Fergus County, Montana, was no stranger to monsoons 328 million years ago when they first appeared on the scene. It used to be a marine bay, similar to the Bay of Bengal in South Asia, and it was a popular fishing destination. Tropical storms inundated the bay with freshwater and fine sediments on a regular basis, promoting algae blooms and depleting the water’s oxygen in certain areas. Anything that died in one of these locations may have the unusual posthumous good fortune of being preserved in its original condition.
Because the soft, squishy body of an ancient octopus was buried and preserved in these waters, it is preserved in perfect condition. A palaeontologist from New York’s American Museum of Natural History found the fossil’s intact arms after it was transferred to the Royal Ontario Museum in Canada in 1988. The fossil had been sitting in a drawer for decades until Christopher Whalen took it out of a drawer and saw them. When he examined the granite with a microscope, he saw little suckers dimpling the surface.
Dr. Whalen was intrigued and decided to investigate the fossil, anticipating that it would be similar to other cephalopods discovered in the Montana limestone. However, it turned out to be something completely different than expected. As a result of the discovery, Dr. Whalen and his colleagues believe that the fossil represents the earliest known progenitor of the vampyropods, an order of animals that includes vampire squids and octopuses, and that this pushes the earliest evidence of the group back by 82 million years. Described in an article published Tuesday in the journal Nature Communications by Dr. Whalen and Neil Landman, a retired curator from the museum, the new species is a hybrid of two previously described species.
According to Dr. Whalen, they named it after President Joe Biden in honour of his inauguration as president and because they were “encouraged by his promises to combat climate change and to finance scientific research,” as he put it in an email to me. Mr. Biden is neither the first president to have a species named after him, nor is he the first to have a species named after him. Donald J. Trump is the name of a caecilian that looks like a worm, as well as a moth with a golden crown of scales on its back. A total of nine species, including various fish and a lichen, have been named after President Barack Obama.
The unique fossil, which has ten arms, is the earliest known cephalopod to have suckers on its arms, and it is the first to be discovered. Compared to earlier generations, modern squids and cuttlefish have 10 arms, whereas octopuses have eight. Vampire squids (which are not really squids, but rather near cousins of octopuses) have eight arms and two stringy filaments, which are assumed to be remnants of their former arms, on their backs. As a result, the 10-armed S. bideni demonstrates that all cephalopods formerly had ten arms, before they were reduced to filaments and eventually extinct.
Dr. Christian Klug, a palaeontologist from the Swiss University of Zurich who was not engaged in the current study, stated his concerns about the findings. He believes the fossil most likely represents a specimen of Gordoniconus beargulchensis, a recognised species of ancient cephalopods from the Cretaceous period. Dr. Klug and Dr. Landman collaborated on a research on the anatomy of G. beargulchensis that was published in 2019.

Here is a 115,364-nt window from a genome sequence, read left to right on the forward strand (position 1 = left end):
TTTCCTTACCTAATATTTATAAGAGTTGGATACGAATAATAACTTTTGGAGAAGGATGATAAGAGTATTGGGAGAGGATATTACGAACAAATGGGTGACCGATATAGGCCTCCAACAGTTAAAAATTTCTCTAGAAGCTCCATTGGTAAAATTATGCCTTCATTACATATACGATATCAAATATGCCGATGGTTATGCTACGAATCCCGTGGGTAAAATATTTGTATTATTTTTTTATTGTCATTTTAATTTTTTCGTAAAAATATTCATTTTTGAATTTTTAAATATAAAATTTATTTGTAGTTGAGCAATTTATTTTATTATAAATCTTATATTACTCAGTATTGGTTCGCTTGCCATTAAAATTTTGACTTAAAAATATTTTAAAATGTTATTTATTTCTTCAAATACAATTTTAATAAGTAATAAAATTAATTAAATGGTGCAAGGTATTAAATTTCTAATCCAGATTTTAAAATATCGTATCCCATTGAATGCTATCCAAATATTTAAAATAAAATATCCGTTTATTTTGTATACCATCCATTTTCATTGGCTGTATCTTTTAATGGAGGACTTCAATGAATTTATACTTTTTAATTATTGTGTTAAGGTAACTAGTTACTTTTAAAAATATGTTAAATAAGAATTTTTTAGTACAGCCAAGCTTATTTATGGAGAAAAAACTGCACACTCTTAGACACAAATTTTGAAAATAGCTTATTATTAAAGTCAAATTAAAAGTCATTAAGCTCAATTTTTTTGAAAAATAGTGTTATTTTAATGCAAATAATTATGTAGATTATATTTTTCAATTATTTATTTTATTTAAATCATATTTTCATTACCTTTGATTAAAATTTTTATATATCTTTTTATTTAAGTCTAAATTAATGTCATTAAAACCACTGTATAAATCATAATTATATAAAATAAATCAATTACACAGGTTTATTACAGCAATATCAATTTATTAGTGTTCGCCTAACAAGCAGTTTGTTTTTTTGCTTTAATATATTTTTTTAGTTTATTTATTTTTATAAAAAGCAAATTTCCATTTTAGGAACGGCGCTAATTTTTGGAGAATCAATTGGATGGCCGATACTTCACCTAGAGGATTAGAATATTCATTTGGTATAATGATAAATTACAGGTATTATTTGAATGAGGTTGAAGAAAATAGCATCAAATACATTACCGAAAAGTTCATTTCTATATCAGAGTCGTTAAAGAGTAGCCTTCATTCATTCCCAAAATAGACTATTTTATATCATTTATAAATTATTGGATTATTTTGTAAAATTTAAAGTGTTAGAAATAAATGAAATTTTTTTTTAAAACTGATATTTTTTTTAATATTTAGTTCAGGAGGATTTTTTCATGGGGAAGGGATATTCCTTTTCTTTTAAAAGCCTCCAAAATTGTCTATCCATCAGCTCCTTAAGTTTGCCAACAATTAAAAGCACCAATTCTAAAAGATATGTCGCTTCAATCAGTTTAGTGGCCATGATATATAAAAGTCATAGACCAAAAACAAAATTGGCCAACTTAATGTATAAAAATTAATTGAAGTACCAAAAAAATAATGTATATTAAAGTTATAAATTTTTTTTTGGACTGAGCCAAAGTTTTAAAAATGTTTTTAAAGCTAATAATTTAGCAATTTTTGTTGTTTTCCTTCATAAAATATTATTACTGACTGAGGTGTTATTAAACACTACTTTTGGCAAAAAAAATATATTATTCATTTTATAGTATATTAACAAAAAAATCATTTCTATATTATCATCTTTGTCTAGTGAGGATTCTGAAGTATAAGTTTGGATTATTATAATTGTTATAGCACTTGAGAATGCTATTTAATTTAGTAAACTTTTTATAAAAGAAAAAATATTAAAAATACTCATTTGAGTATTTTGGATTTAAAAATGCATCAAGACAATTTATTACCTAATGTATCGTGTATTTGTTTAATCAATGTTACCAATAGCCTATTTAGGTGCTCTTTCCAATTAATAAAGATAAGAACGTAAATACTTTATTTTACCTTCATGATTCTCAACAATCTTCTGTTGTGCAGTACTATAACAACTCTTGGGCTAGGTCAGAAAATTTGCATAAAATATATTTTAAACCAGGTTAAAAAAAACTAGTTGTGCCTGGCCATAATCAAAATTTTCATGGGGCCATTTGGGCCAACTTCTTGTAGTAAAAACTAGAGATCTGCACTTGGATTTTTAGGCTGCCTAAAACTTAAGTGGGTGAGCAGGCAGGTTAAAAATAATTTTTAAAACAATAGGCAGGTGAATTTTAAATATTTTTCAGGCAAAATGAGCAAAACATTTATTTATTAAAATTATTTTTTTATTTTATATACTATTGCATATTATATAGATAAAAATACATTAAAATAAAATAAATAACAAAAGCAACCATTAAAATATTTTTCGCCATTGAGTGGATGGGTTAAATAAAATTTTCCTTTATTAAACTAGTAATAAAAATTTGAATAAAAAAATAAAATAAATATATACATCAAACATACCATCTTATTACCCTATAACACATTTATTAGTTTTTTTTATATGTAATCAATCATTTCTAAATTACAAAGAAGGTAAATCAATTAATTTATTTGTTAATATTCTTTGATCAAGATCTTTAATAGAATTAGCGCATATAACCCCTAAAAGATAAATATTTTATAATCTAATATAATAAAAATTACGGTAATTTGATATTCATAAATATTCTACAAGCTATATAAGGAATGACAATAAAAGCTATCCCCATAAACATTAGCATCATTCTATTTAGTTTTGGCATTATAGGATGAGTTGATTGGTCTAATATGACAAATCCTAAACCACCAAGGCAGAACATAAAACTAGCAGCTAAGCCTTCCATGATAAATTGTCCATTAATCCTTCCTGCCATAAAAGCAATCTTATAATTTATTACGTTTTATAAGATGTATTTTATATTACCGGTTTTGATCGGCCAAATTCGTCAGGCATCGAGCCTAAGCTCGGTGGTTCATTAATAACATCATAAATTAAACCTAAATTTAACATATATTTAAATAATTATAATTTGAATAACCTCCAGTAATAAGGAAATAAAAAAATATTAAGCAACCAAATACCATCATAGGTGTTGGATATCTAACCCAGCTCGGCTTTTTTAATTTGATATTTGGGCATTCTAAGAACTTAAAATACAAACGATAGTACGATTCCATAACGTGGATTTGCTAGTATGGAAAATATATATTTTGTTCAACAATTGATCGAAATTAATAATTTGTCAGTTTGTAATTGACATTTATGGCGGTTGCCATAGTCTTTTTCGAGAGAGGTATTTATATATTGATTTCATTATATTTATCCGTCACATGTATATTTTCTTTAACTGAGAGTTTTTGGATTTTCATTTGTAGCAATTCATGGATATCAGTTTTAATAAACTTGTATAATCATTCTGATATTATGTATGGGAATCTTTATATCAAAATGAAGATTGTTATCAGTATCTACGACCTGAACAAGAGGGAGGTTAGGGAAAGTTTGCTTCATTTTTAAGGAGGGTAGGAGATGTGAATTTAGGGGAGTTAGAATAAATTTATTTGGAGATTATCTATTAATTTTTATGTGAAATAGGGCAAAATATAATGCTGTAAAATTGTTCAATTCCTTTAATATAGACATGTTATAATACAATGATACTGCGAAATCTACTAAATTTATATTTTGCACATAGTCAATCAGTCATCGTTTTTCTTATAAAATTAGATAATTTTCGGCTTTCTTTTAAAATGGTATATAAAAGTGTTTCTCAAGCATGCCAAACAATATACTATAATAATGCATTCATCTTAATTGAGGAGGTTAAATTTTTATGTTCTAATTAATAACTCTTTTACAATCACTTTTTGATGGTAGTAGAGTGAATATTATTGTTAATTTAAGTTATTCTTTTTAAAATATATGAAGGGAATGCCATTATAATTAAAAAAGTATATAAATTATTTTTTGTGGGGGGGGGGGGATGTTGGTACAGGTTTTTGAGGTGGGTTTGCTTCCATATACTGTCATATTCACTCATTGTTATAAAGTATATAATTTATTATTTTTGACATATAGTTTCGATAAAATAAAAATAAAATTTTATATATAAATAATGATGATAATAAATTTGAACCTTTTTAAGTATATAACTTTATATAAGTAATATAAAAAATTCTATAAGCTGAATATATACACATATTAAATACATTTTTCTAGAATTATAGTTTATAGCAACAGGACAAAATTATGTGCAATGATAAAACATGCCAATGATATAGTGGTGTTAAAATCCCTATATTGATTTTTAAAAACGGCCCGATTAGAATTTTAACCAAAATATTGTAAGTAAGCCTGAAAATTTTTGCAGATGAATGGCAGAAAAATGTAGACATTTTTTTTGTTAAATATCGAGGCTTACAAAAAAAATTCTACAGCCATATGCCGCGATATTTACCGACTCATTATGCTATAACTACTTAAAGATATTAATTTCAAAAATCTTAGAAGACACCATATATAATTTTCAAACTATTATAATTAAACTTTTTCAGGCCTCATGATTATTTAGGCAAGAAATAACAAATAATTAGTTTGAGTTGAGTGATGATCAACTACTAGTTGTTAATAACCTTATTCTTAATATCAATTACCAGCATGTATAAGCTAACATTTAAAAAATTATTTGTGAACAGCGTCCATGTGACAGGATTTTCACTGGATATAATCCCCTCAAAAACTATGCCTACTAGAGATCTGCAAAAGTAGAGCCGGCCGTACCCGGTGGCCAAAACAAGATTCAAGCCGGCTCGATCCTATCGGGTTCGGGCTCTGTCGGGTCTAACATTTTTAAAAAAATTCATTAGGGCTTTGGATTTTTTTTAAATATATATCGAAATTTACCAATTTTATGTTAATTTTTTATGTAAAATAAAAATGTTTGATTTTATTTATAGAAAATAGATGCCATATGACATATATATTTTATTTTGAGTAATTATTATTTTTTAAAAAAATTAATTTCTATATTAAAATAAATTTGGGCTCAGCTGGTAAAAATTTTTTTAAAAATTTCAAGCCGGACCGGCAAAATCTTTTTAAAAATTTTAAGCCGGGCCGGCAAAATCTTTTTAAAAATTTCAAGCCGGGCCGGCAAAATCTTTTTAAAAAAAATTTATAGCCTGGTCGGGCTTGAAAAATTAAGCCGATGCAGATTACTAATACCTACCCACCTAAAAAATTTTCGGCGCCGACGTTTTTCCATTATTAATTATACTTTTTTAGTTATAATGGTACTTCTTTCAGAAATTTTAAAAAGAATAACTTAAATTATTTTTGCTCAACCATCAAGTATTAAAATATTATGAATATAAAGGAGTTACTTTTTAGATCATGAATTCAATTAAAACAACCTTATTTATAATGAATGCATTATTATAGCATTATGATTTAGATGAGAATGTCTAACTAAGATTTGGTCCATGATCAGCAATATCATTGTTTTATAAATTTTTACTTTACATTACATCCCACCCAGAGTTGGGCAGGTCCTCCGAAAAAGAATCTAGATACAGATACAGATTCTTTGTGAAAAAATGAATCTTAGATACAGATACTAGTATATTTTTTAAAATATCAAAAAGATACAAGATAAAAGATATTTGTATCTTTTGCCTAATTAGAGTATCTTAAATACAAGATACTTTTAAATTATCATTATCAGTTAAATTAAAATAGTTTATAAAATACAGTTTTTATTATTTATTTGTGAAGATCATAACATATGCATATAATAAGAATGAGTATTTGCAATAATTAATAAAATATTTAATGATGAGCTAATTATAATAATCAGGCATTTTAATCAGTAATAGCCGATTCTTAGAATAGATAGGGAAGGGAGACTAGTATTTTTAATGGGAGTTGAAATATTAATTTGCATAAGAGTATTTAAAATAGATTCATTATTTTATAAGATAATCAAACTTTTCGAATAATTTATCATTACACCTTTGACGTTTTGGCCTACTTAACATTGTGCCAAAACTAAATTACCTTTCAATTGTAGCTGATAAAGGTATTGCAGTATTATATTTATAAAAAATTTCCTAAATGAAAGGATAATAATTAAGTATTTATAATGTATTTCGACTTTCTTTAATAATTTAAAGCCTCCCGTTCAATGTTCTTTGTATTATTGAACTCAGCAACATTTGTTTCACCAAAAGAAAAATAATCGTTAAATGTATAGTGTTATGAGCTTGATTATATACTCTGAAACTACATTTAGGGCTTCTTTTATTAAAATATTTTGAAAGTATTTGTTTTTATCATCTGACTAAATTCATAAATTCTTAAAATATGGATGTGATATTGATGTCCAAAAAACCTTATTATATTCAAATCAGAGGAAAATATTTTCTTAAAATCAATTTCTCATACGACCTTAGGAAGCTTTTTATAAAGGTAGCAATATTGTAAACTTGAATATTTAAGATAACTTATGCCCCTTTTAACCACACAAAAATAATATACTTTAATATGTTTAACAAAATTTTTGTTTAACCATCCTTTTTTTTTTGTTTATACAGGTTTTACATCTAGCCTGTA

As Dr. Clements, who was not engaged in the study and did not write the report, pointed out, the new work is mainly reliant on visual ways of analysis, and these issues may be answered by chemical investigations. “We would absolutely have more hints or a lot more answers if we had a whole suite of procedures,” he added, stressing that these techniques may be prohibitively costly to implement.
In his first examination of the fossil, Dr. Whalen sought to find evidence of the phragmocone, a chambered shell found in the shells of most ancient cephalopods that aids in the control of buoyancy. The phragmocone of a nautilus is its coiled shell; the phragmocone of a cuttlefish is its cuttlebone. Phragmocones have fossilised chambers that are split by mineralized sheets that are quite distinct and typically well-preserved, according to Dr. Whalen, who discovered the fossils.
Those unique sheets may still be seen in the fossil of G. beargulchensis, which is housed at the American Museum of Natural History, according to Professor Whalen. Because that fossil and S. bideni were both preserved at the same location and in the same habitat, the authors suggest that both should have retained lines. However, there was no evidence of these lines in S. bideni, indicating that the species never possessed an interior chambered shell.
A primordial rostrum, a mineralized counterbalance to guarantee that early cephalopods could swim horizontally, was also anticipated to be discovered, according to Dr. Whalen. However, the fossil of S. bideni lacked a rostrum, indicating that “it was never there to begin with,” according to Dr. Whalen.
Dr. Whalen, on the other hand, was not convinced. “Even if you disagree with our view that we are looking at gladius rather than a phragmocone and looking at a vampyropod rather than anything else, the measurements of the new fossil are unique enough to classify it as a new species,” he said.
Dr. Clements believes a future chemical investigation will confirm the existence of the suckers, which he said were hard to distinguish from the photographs included in the paper.
Dr. Whalen owes a debt of gratitude to the suckers, who may only have played a minor role in S. bideni’s narrative. ‘It had been languishing in a museum since the ’80s, and no one knew how significant it was,’ he said. “It was by coincidence that I saw the arm suckers that we realised how significant it was.”